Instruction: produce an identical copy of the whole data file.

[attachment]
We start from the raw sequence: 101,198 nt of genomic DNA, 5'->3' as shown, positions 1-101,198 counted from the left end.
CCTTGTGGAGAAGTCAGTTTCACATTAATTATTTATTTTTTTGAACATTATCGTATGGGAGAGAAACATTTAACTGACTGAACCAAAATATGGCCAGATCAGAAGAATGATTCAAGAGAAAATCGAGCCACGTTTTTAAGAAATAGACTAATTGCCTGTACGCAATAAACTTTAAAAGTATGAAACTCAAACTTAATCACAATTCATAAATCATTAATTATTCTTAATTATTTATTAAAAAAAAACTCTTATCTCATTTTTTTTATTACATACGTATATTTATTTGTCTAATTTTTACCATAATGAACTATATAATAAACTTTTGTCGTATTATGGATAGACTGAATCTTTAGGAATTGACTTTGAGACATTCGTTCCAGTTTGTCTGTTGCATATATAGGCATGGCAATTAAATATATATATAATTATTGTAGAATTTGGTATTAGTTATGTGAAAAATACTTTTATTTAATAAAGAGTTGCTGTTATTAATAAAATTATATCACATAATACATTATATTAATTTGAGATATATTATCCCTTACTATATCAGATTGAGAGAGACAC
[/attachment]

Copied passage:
We start from the raw sequence: 101,198 nt of genomic DNA, 5'->3' as shown, positions 1-101,198 counted from the left end.
CCTTGTGGAGAAGTCAGTTTCACATTAATTATTTATTTTTTTGAACATTATCGTATGGGAGAGAAACATTTAACTGACTGAACCAAAATATGGCCAGATCAGAAGAATGATTCAAGAGAAAATCGAGCCACGTTTTTAAGAAATAGACTAATTGCCTGTACGCAATAAACTTTAAAAGTATGAAACTCAAACTTAATCACAATTCATAAATCATTAATTATTCTTAATTATTTATTAAAAAAAAACTCTTATCTCATTTTTTTTATTACATACGTATATTTATTTGTCTAATTTTTACCATAATGAACTATATAATAAACTTTTGTCGTATTATGGATAGACTGAATCTTTAGGAATTGACTTTGAGACATTCGTTCCAGTTTGTCTGTTGCATATATAGGCATGGCAATTAAATATATATATAATTATTGTAGAATTTGGTATTAGTTATGTGAAAAATACTTTTATTTAATAAAGAGTTGCTGTTATTAATAAAATTATATCACATAATACATTATATTAATTTGAGATATATTATCCCTTACTATATCAGATTGAGAGAGACAC